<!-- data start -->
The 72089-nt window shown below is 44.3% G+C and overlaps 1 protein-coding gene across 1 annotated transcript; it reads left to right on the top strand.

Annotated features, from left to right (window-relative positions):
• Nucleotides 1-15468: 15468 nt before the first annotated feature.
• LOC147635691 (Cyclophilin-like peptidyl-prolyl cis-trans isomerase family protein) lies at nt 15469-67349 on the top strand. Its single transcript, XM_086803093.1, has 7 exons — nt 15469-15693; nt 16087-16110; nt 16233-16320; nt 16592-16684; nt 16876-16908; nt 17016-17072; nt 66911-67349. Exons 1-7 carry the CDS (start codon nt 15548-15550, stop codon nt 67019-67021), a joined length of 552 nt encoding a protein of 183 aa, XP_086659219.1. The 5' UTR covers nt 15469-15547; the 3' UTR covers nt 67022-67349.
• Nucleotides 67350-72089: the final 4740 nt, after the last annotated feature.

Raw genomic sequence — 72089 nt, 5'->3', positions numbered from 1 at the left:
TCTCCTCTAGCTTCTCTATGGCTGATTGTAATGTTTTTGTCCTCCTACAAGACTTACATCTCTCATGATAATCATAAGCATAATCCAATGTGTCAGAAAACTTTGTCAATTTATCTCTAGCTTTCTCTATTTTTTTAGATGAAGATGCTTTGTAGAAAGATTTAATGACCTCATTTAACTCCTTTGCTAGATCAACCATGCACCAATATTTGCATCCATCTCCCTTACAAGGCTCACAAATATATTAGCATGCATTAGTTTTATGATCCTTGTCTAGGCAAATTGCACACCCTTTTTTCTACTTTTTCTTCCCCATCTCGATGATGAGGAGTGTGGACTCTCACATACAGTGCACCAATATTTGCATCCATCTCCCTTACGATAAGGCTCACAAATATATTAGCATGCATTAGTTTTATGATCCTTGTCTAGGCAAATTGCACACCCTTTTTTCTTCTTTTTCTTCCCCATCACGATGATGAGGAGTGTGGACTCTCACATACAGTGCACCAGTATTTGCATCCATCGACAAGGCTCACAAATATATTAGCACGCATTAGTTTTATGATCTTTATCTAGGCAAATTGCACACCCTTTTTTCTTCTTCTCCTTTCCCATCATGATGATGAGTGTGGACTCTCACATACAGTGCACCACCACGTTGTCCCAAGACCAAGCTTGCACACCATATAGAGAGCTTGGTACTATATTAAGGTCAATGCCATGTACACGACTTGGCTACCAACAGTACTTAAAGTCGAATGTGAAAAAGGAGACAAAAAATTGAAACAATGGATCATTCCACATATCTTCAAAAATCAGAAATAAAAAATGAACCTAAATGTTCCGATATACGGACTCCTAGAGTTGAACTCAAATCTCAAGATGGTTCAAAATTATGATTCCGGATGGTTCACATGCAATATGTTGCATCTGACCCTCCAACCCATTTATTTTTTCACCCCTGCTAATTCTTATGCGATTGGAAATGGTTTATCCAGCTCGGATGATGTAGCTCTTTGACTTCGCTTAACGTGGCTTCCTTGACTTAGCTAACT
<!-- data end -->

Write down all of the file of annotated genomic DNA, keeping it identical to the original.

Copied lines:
The 72089-nt window shown below is 44.3% G+C and overlaps 1 protein-coding gene across 1 annotated transcript; it reads left to right on the top strand.

Annotated features, from left to right (window-relative positions):
• Nucleotides 1-15468: 15468 nt before the first annotated feature.
• LOC147635691 (Cyclophilin-like peptidyl-prolyl cis-trans isomerase family protein) lies at nt 15469-67349 on the top strand. Its single transcript, XM_086803093.1, has 7 exons — nt 15469-15693; nt 16087-16110; nt 16233-16320; nt 16592-16684; nt 16876-16908; nt 17016-17072; nt 66911-67349. Exons 1-7 carry the CDS (start codon nt 15548-15550, stop codon nt 67019-67021), a joined length of 552 nt encoding a protein of 183 aa, XP_086659219.1. The 5' UTR covers nt 15469-15547; the 3' UTR covers nt 67022-67349.
• Nucleotides 67350-72089: the final 4740 nt, after the last annotated feature.

Raw genomic sequence — 72089 nt, 5'->3', positions numbered from 1 at the left:
TCTCCTCTAGCTTCTCTATGGCTGATTGTAATGTTTTTGTCCTCCTACAAGACTTACATCTCTCATGATAATCATAAGCATAATCCAATGTGTCAGAAAACTTTGTCAATTTATCTCTAGCTTTCTCTATTTTTTTAGATGAAGATGCTTTGTAGAAAGATTTAATGACCTCATTTAACTCCTTTGCTAGATCAACCATGCACCAATATTTGCATCCATCTCCCTTACAAGGCTCACAAATATATTAGCATGCATTAGTTTTATGATCCTTGTCTAGGCAAATTGCACACCCTTTTTTCTACTTTTTCTTCCCCATCTCGATGATGAGGAGTGTGGACTCTCACATACAGTGCACCAATATTTGCATCCATCTCCCTTACGATAAGGCTCACAAATATATTAGCATGCATTAGTTTTATGATCCTTGTCTAGGCAAATTGCACACCCTTTTTTCTTCTTTTTCTTCCCCATCACGATGATGAGGAGTGTGGACTCTCACATACAGTGCACCAGTATTTGCATCCATCGACAAGGCTCACAAATATATTAGCACGCATTAGTTTTATGATCTTTATCTAGGCAAATTGCACACCCTTTTTTCTTCTTCTCCTTTCCCATCATGATGATGAGTGTGGACTCTCACATACAGTGCACCACCACGTTGTCCCAAGACCAAGCTTGCACACCATATAGAGAGCTTGGTACTATATTAAGGTCAATGCCATGTACACGACTTGGCTACCAACAGTACTTAAAGTCGAATGTGAAAAAGGAGACAAAAAATTGAAACAATGGATCATTCCACATATCTTCAAAAATCAGAAATAAAAAATGAACCTAAATGTTCCGATATACGGACTCCTAGAGTTGAACTCAAATCTCAAGATGGTTCAAAATTATGATTCCGGATGGTTCACATGCAATATGTTGCATCTGACCCTCCAACCCATTTATTTTTTCACCCCTGCTAATTCTTATGCGATTGGAAATGGTTTATCCAGCTCGGATGATGTAGCTCTTTGACTTCGCTTAACGTGGCTTCCTTGACTTAGCTAACT